Bachauer Winner Stephen Beus to debut at Beethoven Festival August 12

Dynamic concert pianist Stephen Beus will make his Beethoven Festival concert debut in a concert recently added to the Festival’s final week of its seven-week summer schedule, performing with his colleague Monte Belknap, violinist, and Festival Artists in Residence Russell and Leslie Harlow. Mr. Beus is distinguished internationally as a superb artist with phenomenal technique, winning audience and critical praise while a competitor in major piano competitions around the world. The concert on the 12th, billed as the final Salon Concert of the Festival’s 34th Summer Season, will be held at the Park City Community Church.

In the space of four months, American pianist Stephen Beus won first prize in the Gina Bachauer International Piano Competition, first place in the Vendome Prize International Competition (Lisbon) and he was awarded the Max I. Allen Fellowship of the American Pianists Association (Indianapolis).

As a result of winning the Juilliard School Concerto Competition Mr. Beus made his Carnegie Hall debut with the Juilliard Orchestra and James DePreist, playing Prokofiev’s  Concerto No. 3. He has also performed as guest soloist with the Gulbenkian Symphony (Lisbon), Oxford Philomusica, the Tivoli Symphony (Copenhagen), the Tbilisi National Opera Orchestra, the Northwest Sinfonietta (Seattle), the Royal Philharmonic of Morocco (Casablanca), the Vaasa Symphony Orchestra (Finland) as well as with the Hamburg, Indianapolis, Nashville, Santa Fe, Utah, Fort Worth, Tucson, Yakima, Bellevue, Salt Lake, Eastern Sierra, Corvallis, Jacksonville, Texarkana and Walla Walla Symphonies.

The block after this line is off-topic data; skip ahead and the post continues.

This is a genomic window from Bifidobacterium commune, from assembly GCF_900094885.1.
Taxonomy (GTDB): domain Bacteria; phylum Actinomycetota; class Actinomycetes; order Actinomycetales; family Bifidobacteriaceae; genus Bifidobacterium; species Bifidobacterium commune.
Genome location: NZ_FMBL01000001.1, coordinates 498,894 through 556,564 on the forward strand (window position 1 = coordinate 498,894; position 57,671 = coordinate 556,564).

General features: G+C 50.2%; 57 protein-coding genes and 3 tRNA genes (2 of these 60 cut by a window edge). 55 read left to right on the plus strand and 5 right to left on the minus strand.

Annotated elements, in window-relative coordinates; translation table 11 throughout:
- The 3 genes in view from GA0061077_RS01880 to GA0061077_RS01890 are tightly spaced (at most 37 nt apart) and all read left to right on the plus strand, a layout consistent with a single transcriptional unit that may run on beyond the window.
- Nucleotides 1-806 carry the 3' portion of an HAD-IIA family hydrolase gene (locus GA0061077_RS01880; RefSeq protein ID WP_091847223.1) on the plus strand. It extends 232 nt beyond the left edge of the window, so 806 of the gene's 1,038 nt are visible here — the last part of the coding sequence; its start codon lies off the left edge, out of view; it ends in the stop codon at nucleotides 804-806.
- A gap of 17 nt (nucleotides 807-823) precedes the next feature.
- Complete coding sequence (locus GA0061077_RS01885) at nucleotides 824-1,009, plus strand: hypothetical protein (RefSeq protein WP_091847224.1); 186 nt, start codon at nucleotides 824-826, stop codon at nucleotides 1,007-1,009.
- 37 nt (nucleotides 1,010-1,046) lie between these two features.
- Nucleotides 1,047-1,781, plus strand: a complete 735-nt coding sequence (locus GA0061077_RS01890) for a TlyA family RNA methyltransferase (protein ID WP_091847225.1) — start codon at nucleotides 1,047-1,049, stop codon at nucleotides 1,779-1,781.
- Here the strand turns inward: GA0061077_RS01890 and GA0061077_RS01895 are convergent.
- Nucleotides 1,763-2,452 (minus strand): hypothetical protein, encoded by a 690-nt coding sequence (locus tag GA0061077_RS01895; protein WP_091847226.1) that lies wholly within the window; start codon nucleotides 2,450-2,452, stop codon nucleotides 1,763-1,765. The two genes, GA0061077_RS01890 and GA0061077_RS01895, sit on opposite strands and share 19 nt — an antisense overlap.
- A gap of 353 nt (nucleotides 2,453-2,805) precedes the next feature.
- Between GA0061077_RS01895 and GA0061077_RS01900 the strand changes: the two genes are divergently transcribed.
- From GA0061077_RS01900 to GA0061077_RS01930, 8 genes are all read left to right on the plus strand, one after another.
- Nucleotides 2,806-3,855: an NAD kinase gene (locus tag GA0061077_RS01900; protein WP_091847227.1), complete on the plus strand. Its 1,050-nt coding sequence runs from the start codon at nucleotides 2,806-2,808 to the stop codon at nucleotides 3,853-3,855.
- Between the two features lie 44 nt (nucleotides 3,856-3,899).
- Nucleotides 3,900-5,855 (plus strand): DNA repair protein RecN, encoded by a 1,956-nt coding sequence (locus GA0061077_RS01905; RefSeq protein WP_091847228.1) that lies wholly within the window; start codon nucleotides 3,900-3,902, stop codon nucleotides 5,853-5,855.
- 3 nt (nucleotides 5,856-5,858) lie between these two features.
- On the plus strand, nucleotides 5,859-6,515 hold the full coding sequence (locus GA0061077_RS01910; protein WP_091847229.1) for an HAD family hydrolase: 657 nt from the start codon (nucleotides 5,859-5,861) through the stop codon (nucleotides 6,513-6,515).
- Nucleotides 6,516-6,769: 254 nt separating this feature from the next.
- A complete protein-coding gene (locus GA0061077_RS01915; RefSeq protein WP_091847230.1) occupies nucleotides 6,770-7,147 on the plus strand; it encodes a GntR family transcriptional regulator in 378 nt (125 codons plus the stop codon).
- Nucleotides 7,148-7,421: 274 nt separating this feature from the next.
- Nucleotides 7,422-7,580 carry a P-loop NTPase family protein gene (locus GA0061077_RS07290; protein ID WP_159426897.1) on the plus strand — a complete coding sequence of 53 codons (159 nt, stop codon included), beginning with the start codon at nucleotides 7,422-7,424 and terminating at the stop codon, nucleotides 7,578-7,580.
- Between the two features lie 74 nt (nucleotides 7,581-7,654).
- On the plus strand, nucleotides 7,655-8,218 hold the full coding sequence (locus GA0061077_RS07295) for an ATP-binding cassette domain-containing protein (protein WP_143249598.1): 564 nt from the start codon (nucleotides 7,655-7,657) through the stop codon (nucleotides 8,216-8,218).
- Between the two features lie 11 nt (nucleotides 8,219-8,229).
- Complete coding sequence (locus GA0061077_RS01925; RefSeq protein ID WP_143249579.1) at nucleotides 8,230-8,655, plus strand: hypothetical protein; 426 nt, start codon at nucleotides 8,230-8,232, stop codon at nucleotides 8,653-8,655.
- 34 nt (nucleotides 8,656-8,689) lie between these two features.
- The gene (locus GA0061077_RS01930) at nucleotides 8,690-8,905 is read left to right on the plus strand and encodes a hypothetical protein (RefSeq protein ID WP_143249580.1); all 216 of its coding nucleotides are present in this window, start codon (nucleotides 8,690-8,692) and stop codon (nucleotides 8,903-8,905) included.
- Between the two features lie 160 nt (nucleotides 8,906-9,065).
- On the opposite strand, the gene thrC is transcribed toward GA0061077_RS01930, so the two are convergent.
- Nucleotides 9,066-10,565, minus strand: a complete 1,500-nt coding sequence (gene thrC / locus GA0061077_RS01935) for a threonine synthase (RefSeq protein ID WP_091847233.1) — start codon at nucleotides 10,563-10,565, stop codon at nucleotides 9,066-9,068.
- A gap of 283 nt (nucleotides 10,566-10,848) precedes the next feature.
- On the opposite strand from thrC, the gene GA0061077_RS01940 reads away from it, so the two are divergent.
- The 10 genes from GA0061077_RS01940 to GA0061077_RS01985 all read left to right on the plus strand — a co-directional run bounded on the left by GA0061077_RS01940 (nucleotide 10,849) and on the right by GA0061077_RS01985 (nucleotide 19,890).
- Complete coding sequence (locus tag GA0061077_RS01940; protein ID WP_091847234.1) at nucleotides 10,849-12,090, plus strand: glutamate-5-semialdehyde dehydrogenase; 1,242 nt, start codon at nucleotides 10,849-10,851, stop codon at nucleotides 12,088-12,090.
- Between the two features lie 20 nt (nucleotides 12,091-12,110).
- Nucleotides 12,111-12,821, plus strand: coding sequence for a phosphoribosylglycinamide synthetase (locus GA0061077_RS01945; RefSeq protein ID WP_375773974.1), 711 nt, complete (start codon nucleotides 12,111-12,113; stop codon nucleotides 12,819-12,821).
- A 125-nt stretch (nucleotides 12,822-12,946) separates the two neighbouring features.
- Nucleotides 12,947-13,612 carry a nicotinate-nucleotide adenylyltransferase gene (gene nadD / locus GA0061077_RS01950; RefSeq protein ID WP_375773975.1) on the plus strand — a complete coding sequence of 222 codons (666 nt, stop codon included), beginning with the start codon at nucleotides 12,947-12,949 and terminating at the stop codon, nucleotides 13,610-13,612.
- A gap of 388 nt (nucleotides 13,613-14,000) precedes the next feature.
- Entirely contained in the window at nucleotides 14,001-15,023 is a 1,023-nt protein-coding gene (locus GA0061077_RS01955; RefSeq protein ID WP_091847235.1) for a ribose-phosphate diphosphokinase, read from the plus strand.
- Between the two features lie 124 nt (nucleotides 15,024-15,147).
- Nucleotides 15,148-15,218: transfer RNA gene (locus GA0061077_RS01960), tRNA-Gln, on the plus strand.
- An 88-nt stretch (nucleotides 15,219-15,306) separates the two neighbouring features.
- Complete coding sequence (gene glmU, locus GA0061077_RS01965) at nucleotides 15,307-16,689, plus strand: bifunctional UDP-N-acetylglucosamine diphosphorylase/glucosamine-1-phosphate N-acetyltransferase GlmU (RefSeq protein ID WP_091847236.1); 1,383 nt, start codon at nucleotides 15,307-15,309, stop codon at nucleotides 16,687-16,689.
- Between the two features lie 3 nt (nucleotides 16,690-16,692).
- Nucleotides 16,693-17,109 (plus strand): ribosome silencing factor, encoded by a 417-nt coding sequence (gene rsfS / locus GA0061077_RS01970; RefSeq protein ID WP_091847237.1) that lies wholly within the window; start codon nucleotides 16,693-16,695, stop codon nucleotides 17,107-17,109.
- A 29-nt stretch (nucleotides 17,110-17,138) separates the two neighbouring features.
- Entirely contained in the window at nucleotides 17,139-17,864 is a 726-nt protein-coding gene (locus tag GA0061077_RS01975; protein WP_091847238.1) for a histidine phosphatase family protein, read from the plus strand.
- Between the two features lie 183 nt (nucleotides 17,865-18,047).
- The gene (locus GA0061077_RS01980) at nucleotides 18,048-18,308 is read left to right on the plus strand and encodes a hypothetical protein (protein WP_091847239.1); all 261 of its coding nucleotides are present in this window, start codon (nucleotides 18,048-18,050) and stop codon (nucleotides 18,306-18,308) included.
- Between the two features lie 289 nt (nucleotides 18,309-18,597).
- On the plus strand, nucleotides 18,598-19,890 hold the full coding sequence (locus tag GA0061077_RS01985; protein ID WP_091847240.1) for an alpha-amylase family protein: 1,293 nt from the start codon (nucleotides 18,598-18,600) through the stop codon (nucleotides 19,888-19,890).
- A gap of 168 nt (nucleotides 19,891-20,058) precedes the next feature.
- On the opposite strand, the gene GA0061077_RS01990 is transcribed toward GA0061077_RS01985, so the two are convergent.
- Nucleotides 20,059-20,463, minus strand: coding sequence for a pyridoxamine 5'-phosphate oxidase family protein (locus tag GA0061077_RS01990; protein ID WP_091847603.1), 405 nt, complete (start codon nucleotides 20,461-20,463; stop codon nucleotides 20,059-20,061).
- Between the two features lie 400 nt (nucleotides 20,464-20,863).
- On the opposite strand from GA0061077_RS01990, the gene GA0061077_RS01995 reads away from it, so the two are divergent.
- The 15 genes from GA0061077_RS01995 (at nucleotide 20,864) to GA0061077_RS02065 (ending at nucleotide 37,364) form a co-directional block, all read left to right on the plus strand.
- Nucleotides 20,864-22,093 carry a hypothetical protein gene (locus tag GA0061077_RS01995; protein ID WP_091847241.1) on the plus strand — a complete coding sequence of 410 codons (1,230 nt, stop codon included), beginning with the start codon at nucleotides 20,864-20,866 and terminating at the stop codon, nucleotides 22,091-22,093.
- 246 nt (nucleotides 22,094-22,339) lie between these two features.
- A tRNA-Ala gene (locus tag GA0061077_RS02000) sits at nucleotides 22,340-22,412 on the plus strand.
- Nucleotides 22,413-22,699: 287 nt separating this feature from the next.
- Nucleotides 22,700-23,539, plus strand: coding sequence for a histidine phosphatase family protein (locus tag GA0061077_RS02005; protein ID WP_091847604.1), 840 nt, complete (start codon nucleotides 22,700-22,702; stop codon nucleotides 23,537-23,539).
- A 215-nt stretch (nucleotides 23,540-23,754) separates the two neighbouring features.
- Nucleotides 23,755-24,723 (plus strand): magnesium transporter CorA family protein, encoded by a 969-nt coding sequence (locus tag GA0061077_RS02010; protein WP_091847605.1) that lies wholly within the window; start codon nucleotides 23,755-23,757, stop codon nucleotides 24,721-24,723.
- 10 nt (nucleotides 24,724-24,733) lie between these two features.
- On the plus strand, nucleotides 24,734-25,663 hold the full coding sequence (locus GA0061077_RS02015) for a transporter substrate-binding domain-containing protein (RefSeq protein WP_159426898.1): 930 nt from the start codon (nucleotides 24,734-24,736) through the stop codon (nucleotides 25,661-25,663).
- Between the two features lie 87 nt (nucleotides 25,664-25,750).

Virtuoso Violinist Monte Belknap is a veteran favorite with Beethoven Festival audiences, performing each summer and throughout the year with the Festival since 2004. Of his playing at the Festival, the Deseret News music critic stated, “his playing was infused with finely crafted lyricism that was mirrored by the others”.  He also performs with rave reviews as concertmaster and soloist for the Orchestra of the Cathedral of the Madeline in Salt Lake City. In recent years Mr. Belknap has performed as a guest artist at the George Enescu International Violin Competition, the Barge Music Series in NYC, and served as concertmaster of the Illinois Symphony and Chamber Orchestras.

The concert on the 12th, billed as the final Salon Concert of the Festival’s 34th Summer Season, will be held at the Park City Community Church. The concert, billed as the final Salon Concert of the Festival’s 34th Summer Season, will be held at the Park City Community Church and will begin at 6:30pm. The Festival Salon concerts are fundraisers for the Beethoven Festival Young Artist Institute and a minimum donation of $35 serves as the ticket to attend this favorite Festival event. Attendees are invited to add to their donations during the evening. Tickets are available online in advance and any remaining seats will be available at the door at the concert. Seating is limited.

About the Festival’s popular Salon concerts: Attendees start with a visit to the dinner buffet, then enjoy the first set of performances. Desserts are the fare for the second course of the buffet, then the artists will present their second set of performances.

This will be the second Festival Salon concert to introduce a new artist to the Festival roster – Tchaikovsky Competition medalist and acclaimed violinist Stephanie Chase, made her Festival debut performing alongside fellow Festival violinists Monte Belknap, Donna Fairbanks and Simon Gollo as soloists in Vivaldi’s Four Violin Concerto accompanied by Festival faculty and student performers. Ms. Chase was also featured in the Festival’s Gala Salon Concert, as well as performing in four additional Festival performances over her 10-day tenure at the Beethoven Festival this summer. St. Louis Symphony Principal Bassist Erik Harris also joined the Beethoven Festival this summer as performer and bass instructor at the Institute.StephenBeusDramaticBWExc MonteBelknapBWExc